Active parental permission was required for the survey and participation in CHOICE. A total of 14,979 students across the 16 schools received parent consent forms: these were returned by 92% of parents and 71% gave permission for their child to participate in the study (n = 9,828), which is higher or comparable to other school-based survey completion rates with this population [17][19]. A Certificate of Confidentiality was obtained from the National Institutes of Health, and study materials and procedures were approved by the institution's Internal Review Board, the school districts, and the individual schools. Because this is an ongoing study, and as per the IRB requirements and certificate of confidentiality, this dataset cannot be made public.

Measures

Alcohol, cigarette, and marijuana use.

Using Monitoring the Future items [18], data were collected on the number of days in the past month that respondents a) consumed one full drink of alcohol, b) used cigarettes, and c) used marijuana (7 point response scale, where 1 = 0 days and 7 = 20 to 30 days). Due to the low prevalence of these behaviors in middle school, dichotomous variables were created, where 1 =  any use and 0 =  no use.

Intake of low-nutrient, energy-dense (LNED) foods.

Intake of LNED foods was assessed by two items that measured the frequency (number of days in the past 7 days) that respondents “ate fast food” and the number of days they drank regular (non-diet) soda or energy drinks (examples of fast food restaurants and types of non-diet soda and energy drink were provided). These measures have been used in other surveys of middle school youth [1], [20].

Physical activity.

Participants reported the number of days in the previous week (0 to 7 days) that they were physically active for a total of 60 minutes or more per day. ‘Physical activities’ were defined as activities that increase heart rate and make them breathe hard some of the time. Items were taken from the California Healthy Kids Survey and Youth Risk Behavior Surveillance Survey [1], [20].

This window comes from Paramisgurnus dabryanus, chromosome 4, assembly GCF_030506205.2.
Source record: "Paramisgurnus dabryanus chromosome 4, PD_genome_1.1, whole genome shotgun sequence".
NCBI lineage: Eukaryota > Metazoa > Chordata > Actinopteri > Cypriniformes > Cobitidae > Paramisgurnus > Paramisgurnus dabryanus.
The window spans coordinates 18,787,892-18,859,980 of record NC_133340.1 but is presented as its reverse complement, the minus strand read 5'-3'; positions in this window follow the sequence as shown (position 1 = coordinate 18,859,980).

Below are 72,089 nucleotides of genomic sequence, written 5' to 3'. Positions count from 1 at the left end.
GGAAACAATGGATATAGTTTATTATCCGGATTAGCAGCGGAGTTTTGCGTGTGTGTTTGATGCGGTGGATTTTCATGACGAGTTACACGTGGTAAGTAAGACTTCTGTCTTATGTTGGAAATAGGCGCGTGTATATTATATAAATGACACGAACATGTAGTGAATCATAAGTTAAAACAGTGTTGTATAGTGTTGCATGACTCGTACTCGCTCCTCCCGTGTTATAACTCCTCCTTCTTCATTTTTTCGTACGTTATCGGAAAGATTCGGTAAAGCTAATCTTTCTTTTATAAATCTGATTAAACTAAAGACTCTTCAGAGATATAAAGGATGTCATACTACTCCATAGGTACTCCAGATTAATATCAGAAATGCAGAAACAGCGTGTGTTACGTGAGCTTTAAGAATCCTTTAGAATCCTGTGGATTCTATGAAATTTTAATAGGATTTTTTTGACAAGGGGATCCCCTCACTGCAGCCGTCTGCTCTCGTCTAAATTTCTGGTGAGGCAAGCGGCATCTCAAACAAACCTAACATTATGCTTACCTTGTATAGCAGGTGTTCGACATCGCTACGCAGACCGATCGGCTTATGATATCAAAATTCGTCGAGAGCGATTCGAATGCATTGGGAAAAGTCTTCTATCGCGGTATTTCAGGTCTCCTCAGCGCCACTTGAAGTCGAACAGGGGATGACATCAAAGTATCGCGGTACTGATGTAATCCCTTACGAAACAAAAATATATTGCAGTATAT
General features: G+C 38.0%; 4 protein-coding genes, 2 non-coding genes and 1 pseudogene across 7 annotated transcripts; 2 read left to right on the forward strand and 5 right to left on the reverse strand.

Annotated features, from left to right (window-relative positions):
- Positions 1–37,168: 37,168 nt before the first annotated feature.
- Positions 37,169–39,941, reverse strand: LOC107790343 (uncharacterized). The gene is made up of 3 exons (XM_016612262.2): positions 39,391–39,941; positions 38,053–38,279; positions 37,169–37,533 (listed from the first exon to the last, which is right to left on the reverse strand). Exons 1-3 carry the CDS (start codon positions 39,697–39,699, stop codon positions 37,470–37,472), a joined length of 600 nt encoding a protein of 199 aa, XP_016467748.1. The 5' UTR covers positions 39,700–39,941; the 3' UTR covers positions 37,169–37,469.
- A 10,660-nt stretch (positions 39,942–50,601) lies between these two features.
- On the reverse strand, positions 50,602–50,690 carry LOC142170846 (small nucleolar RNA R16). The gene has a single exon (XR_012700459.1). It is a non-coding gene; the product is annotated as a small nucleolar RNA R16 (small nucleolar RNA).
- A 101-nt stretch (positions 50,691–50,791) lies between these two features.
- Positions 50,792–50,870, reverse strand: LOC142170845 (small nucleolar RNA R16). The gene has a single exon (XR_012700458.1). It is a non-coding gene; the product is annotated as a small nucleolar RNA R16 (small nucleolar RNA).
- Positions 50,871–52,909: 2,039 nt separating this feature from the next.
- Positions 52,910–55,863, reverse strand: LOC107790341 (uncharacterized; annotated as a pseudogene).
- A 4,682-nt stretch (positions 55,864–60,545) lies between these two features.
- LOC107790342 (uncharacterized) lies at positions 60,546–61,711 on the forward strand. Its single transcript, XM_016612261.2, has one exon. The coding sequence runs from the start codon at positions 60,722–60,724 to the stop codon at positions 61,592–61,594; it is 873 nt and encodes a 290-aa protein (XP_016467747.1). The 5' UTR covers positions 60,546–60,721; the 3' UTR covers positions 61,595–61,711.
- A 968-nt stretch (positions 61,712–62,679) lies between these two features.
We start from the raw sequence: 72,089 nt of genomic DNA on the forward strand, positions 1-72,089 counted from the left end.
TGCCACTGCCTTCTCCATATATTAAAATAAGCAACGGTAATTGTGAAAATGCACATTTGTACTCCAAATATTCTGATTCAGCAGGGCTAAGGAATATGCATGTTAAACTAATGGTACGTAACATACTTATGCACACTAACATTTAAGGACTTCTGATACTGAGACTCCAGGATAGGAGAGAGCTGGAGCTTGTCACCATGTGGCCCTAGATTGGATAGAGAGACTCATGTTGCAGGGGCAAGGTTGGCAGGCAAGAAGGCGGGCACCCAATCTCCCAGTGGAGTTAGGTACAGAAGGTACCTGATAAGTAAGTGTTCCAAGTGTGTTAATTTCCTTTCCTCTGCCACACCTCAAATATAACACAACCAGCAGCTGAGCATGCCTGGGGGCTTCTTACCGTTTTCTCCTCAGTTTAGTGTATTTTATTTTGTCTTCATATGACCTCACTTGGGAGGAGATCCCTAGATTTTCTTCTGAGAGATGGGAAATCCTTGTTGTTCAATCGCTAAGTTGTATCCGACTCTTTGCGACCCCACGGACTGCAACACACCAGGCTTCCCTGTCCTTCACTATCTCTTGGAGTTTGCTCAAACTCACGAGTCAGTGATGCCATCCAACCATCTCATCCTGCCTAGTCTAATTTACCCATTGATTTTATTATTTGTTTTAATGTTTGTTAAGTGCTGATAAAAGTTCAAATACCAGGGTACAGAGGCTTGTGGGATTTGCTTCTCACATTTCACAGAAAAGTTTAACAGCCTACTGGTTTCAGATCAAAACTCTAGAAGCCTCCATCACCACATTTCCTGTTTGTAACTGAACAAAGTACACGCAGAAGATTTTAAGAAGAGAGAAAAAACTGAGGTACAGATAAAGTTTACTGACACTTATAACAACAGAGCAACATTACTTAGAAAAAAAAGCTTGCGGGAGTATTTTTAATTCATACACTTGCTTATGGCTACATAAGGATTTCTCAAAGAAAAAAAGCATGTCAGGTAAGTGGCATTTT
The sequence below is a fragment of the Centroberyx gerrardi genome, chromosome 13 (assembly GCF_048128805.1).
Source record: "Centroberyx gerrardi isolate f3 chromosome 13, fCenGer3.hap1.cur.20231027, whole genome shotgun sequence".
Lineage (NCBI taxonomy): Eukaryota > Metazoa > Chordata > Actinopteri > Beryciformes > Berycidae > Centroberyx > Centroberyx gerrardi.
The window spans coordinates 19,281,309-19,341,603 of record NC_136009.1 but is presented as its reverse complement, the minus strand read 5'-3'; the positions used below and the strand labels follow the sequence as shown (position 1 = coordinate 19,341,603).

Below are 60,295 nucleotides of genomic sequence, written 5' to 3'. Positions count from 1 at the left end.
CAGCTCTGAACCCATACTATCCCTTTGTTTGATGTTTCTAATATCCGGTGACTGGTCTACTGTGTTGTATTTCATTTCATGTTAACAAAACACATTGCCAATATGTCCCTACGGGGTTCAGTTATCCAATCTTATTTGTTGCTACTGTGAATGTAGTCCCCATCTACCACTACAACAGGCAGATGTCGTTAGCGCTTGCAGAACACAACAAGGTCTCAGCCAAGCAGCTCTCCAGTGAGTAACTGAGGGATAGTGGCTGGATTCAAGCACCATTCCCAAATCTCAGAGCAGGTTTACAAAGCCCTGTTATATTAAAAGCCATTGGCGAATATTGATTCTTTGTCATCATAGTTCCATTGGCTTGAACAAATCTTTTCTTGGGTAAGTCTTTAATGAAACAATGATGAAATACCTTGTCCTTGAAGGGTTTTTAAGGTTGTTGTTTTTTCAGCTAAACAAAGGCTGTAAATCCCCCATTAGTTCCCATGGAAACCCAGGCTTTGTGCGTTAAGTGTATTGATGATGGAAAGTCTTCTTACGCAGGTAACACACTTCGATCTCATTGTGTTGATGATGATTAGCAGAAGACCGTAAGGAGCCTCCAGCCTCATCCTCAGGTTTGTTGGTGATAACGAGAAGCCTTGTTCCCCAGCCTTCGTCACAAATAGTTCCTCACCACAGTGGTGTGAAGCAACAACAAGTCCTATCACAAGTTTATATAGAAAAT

Sedentary computing and gaming time.

Participants reported on the weekly frequency of various sedentary screen-based activities by indicating the number of days in a typical week (0 to 7 days) that they did the following: sent or received email, text or instant messages; visited social networking sites; viewed or posted material online; or played video games. Participants also reported on the amount of time they spent doing each of these activities (1 =  none, 9 =  6 or more hours) on a typical weekday, and on a typical weekend day [1], [20]. These items were used to calculate the typical number of weekly computing/gaming screen time hours. We focused on screen-based activities that included entertainment, social media, and communication, rather than specific school-related activities (e.g., homework, word processing) to capture leisure-time screen usage.

Socio-demographics.

Socio-demographic measures included age, gender and race/ethnicity. SES was assessed based on parent's education, which has been found to be a valid indicator of socioeconomic position, and is often related to youth risk behaviors [21]. Respondents reported on the highest level of education completed by their father and mother, from four categories (1 =  did not finish high school, 2 =  graduated from high school, 3 =  some college, 4 =  graduated from college). A variable indicating whether at least one parent had graduated from college was created from this information.

Statistical analyses